Melancholia: An Analysis
Review by Cayce
May 15th, 2014

Part II. Melancholia.

As soon as I opened up the lyric booklet for this single, I could already see the fan criticisms lying in wait for the lyrics to “Melancholia.” Artistic laziness! Sakurai is using the same words again! Angels, devils, blood, clowns! He's losing his touch, like a touched-in-the-head-clown! (See what I did there?)

As a matter of fact, I have a confession to make...even I had that reaction the first time I read the lyrics. But I immediately changed my mind when I listened to the song, and the reason can be summed up in one word: reversals.

A reversal is a literary term for when the writer takes the expectations of the reader/watcher/listener and turns them on their head. A reversal is a subversion of cliché. In the lyrics to “Melancholia,” Sakurai makes masterful use of reversals in the lyrics to convey a feeling of powerlessness and lack of agency, a very unusual mood for his lyrics overall—something that makes this song highly original and also deeply cryptic.

The first reversal in “Melancholia” comes in the first stanza.  In the first line, Sakurai (as the narrator) tells us he’s “acting a clown.” We generally expect that acting occurs on a stage, but in the second line, Sakurai tells us that isn’t the case—the narrator isn’t on the stage, he’s in the audience. In fact, he’s the only one in the audience, which is unusual in itself. Sakurai’s written a lot of songs about performing alone onstage in front of large crowds (hmm I wonder why?) But alone in the audience? He’s never done that before, which makes the situation all the more confusing.

The second reversal comes in the second stanza, when he tells us about the person who IS on the stage: she’s a smiling goddess. But instead of acting like we would expect a smiling goddess to act—benevolent, protective, beatific—she’s pouring blood into a glass. Though the association between blood and the divine female conjures ideas of both childbirth and female sexuality as symbolized by menstruation, and the idea of a glass full of liquid conjures ideas about gratitude and optimism vs. pessimism (is the glass half empty or half full?), it remains a disturbing image. It takes an awful lot of blood to fill up a glass… so whose blood is it? Whether the blood belongs to the narrator or some unnamed third party, there’s an undercurrent of sacrifice or payment of blood debt, which just underscores the lack of agency we saw in the first stanza—narrator as spectator, passively watching.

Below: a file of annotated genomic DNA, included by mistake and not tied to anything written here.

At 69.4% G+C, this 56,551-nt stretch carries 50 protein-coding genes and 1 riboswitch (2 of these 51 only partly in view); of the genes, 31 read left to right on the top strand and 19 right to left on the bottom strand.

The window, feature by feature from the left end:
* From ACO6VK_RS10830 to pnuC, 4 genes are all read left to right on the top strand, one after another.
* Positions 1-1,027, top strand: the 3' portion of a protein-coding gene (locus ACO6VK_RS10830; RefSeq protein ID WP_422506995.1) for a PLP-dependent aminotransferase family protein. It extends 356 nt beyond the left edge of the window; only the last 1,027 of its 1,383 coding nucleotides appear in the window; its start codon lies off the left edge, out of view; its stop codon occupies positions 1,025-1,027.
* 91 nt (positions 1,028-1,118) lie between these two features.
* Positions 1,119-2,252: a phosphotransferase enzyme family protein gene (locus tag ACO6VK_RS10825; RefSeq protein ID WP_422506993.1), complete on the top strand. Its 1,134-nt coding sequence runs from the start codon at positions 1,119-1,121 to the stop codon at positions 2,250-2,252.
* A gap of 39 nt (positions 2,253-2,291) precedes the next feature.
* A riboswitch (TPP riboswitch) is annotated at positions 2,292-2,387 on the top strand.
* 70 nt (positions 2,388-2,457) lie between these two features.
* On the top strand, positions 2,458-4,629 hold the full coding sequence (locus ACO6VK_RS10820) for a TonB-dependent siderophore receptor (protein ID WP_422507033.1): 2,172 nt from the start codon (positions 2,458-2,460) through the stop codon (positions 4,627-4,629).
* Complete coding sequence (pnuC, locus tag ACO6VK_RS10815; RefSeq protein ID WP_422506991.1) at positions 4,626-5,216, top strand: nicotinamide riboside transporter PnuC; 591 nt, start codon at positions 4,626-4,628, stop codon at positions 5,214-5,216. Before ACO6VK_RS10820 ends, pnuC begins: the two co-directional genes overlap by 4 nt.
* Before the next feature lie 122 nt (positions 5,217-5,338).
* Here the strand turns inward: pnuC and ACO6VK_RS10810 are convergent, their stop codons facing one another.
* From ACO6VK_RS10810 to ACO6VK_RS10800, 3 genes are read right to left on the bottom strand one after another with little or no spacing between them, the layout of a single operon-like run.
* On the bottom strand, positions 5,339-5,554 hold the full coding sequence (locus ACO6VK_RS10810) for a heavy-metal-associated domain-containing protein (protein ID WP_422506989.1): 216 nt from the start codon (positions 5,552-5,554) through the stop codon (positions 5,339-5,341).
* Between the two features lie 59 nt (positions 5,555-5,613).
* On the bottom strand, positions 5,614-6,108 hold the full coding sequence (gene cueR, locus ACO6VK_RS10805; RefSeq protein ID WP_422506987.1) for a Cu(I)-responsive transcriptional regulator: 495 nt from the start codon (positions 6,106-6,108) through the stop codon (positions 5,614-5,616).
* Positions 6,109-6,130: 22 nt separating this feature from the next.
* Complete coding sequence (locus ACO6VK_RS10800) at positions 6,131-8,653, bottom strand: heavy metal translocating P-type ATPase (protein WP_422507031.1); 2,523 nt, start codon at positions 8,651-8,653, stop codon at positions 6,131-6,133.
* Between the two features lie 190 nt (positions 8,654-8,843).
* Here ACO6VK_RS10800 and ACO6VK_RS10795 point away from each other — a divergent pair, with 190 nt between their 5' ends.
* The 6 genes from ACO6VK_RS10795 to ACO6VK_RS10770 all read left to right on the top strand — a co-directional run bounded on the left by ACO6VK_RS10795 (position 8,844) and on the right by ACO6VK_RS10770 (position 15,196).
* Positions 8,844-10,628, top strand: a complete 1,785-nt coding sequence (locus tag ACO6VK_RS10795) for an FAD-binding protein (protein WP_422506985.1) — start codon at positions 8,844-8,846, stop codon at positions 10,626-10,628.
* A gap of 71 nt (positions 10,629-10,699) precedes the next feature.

The third and most important reversal comes in the second verse, when Sakurai sings of an angel with white feathers, dyeing the Devil red. Wait...what? Shouldn't it be the other way around? Shouldn’t the Devil be beating up on the Angel? This is a huge subversion of expectations and tradition. Of course, we can’t be sure the angel is really doing anything bad. Maybe he’s just using them feathers to paint the Devil’s naughty bits with red finger paint because that’s how Mr. Devil gets his jollies…but given the recurring image of blood throughout the lyrics, it seems pretty clear that “dyed in red” is a symbolic way of saying “stained with blood,” which in turn is a symbolic way of saying “guilty of violence.” In that case, is the Angel punishing the Devil for his crimes? It’s hard to tell, since as far as we know, according to this song, the Devil hasn’t actually committed any crimes, though perhaps being a Devil is crime enough.

The whole setup becomes even more complex when you consider that beyond the surprise of making the Angel into an aggressor, Sakurai’s given the Angel an awfully flimsy instrument of pain—a white feather. How are you supposed to hurt a bad guy like a devil with nothing but a white feather? Something about this smacks of a codependent abusive relationship—as if the Devil is just standing there, allowing the Angel to abuse him, or as if the Devil becomes guilty simply through the existence of the Angel. As if the goodness of the Angel is what defines the Devil’s evil. Either way, the Devil is passive, or at least passively complicit, which is an unusual state of being for a Devil. After all, it’s the angels who are supposed to be meek and mild.